World-At-Home: Mexico’s Cinco de Mayo
By Donald H. Harrison
EL CAJON, California–I’ve often wondered if one could “travel” the world while remaining in San Diego County.
In other words, can one sample the culture, the foods, and the ideas of all the different countries of the world, simply by taking advantage of the many international resources here at home?
The challenge would be to go to restaurants, attend lectures, watch movies, go to museums,enjoy international cultural events — all within San Diego County’s boundaries, and see if one could learn over several years at least something about every country on the globe. Isn’t this a tempting way to educate ourselves in our leisure time about the world?
My first opportunity to test the possibility of this exercise was the Grossmont College campus celebration here of Cinco de Mayo–the fifth of May–a day that Mexican forces in 1862 defeated an invading French army at the Battle of Puebla in 1862.
In Puebla, not surprisingly, the anniversary is a big deal, but people who have grown up in other Mexican cities say it’s not nearly as important as September 16th, which is Independence Day, Mexico’s national holiday.
Mimi Pollack, who teaches English as a second language, was born in the United States but grew up in Mexico as a result of her father’s job in that country. Noting that a celebration would be held on campus, she told her students that in Mexico City, where she lived, Cinco de Mayo was considered a minor holiday, “but Americans took it over and made it their holiday.”
Yolanda Guerrero, a Spanish professor and chair of the Grossmont’s foreign language department, suggested during the campus celebration that perhaps the reason why Cinco de Mayo was not such a big deal in Mexico was because although the Mexicans won that battle, they subsequently lost the war — The French Emperor Napoleon III was able to install Maximilian and his wife Carlotaas Mexico’s rulers.
It took several years before the Mexicans, with a little help from American volunteers, were able to oust Maximilian and restore the country’s independence.
So why has Cinco de Mayo celebrated become so widely celebrated in the United States? I asked Guerrero as folklorico dancers from the city of Atlacomulco in the state of Aguascaliente performed the “Pelea de Gallos” (Cockfight) dance in the background.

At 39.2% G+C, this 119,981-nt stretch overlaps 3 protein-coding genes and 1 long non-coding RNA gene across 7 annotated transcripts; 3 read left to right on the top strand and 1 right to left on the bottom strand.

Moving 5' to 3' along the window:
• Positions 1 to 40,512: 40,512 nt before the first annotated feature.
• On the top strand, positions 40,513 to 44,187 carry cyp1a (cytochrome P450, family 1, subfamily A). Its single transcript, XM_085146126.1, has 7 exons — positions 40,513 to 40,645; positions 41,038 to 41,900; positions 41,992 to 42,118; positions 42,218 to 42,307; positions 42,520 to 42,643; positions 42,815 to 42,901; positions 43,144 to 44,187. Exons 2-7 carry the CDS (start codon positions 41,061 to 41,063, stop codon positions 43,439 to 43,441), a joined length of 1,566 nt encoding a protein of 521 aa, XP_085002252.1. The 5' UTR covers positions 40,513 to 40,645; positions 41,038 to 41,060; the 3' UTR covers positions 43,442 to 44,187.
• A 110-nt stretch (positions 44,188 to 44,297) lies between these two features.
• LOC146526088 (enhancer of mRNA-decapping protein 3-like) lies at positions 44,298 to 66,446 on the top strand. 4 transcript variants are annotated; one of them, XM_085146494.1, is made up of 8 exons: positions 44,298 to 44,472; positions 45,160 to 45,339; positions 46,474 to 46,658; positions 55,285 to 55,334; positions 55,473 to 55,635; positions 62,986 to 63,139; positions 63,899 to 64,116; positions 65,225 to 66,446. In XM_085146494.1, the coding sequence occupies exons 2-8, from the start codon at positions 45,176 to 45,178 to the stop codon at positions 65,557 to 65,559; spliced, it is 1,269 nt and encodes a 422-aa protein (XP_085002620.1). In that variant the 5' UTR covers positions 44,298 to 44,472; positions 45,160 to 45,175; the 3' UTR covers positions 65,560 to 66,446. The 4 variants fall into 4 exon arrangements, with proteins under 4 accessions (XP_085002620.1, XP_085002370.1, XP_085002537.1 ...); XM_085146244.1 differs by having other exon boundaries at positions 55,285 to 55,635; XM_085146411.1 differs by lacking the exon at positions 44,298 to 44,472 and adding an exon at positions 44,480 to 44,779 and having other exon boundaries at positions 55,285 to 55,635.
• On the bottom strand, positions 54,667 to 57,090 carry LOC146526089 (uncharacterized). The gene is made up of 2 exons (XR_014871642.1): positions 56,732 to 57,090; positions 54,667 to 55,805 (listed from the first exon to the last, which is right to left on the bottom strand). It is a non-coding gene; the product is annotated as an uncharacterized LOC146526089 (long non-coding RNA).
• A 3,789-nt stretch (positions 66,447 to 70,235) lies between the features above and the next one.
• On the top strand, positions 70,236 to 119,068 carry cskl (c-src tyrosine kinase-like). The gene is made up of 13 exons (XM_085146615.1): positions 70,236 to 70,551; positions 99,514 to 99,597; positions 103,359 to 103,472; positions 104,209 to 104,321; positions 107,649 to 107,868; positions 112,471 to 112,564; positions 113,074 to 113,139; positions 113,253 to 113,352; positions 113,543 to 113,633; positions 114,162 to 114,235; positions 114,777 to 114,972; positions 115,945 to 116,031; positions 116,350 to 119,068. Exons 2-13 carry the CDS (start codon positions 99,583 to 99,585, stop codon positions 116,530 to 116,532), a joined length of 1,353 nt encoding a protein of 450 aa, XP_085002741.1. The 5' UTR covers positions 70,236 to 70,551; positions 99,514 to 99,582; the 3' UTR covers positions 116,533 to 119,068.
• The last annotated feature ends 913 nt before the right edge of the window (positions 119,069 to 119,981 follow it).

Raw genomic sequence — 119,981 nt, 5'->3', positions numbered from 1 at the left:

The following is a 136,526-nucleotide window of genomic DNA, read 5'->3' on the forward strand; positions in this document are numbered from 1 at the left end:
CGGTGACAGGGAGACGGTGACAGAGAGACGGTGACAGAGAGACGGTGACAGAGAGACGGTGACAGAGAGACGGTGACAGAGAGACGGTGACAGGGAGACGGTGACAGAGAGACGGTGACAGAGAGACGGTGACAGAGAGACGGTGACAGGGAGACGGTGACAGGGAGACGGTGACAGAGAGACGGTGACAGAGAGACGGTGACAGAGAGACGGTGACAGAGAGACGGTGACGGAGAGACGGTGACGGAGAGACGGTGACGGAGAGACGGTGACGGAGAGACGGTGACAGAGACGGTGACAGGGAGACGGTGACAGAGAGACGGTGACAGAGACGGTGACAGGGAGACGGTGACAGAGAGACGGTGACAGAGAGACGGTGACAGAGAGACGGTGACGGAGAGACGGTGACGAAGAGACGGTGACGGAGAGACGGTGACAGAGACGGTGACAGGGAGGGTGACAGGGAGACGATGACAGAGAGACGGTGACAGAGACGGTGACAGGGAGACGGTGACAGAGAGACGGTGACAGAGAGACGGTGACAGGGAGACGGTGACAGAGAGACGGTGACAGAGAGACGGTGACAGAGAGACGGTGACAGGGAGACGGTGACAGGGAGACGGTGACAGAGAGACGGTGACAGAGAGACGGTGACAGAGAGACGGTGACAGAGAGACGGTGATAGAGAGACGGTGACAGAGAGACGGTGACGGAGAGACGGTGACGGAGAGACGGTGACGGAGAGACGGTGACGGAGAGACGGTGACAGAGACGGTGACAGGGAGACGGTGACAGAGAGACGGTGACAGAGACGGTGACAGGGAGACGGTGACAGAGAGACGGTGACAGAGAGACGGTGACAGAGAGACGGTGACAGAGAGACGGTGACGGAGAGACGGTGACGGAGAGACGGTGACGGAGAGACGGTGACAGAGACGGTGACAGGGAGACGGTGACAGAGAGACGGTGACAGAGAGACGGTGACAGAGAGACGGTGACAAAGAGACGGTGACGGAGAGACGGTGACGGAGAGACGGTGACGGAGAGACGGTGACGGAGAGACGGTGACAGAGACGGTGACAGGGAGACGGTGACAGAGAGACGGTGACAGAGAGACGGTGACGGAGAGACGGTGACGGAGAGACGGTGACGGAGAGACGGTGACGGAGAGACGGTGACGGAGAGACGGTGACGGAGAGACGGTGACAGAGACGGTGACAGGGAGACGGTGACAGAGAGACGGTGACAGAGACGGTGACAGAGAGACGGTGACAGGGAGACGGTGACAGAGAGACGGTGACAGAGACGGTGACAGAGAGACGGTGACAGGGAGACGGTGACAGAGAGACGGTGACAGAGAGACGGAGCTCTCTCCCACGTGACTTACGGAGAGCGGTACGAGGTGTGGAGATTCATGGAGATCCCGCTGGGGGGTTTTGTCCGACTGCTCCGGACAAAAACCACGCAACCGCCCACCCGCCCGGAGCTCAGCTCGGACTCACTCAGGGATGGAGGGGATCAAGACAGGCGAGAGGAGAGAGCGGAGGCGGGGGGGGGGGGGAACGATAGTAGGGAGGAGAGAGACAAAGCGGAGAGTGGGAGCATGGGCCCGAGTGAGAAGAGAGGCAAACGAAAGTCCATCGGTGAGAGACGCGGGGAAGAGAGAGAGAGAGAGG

“To sell more beer, probably,” she said, with a smile.
Perhaps so, but not on campus. Alcoholic beverages are not permitted. The strongest refreshment available was a a pastry called “orejitas” (little ears), which were distributed to students for free, courtesy of Grossmont’s World Arts and Cultures Committee, which also underwrote the entertainment, logistics, and publicity, at a total cost of $1,300, according to Guerrero.
Guerrero provided me with a handout which pointed out that in 1862, the U.S. Civil War was in progress. The French were believed to be more sympathetic to the Confederate States of the South than to the Union States of the North, and might have intervened on the side of the South.
However, they were too tied up by the Mexican resistance to do so. “It might be a historical stretch to credit the survival of the United States to those brave 4,000 Meicans who faced an army twice as large in 1862. But who knows.” suggested the handout.
Eventually, according to that synopsis, Union forces were rushed to the Mexico-Texas border, where U.S. General Phil Sheridan, “made sure that the Mexicans got all the weapons and ammunition they needed to expel the French. American soldiers were discharged with their uniforms and rifles if they promised to join the Mexican Army to fight the French. The American Legion of Honor marched in the Victory Parade in Mexico City.”
Another possibility for the popularity of Cinco de Mayo in the U.S., Guerrero suggested, may be because it falls in the middle of the academic year for most public schools, whereas September 16th often is too close to the beginning of the school term to mount a proper celebration of Mexican culture.
Besides Mexican foods, which also were offered on another part of campus by the Phi Theata Kappa honors society, and the folkloric dancing, Grossmont’s celebration included performances by a mariachi group hailing from Athulense, a town near Guadalajara in Jalisco State.
The 12 Atlacomulco folkloric dancers, it turned out, were all students attending Grossmont College as part of a special 8-week program to train as middle school ESL teachers.
Among them were Paloma Diaz Miranda and Eli Cruz-Ceron, and their teacher, Raul de Jesus, who explained that different regions of Mexico have different folkloric costumes. The dresses that the young women wore were of a swirl-able purple and white design, and featured on its skirt an image of a bunch of grapes.
Besides the “Rooster Fight,” the troupe also performed “Polkauitas” a Mexican version of the polka, for the noon hour crowd on the Main Quad.
Harrison is editor of San Diego Jewish World. He may be contacted at firstname.lastname@example.org
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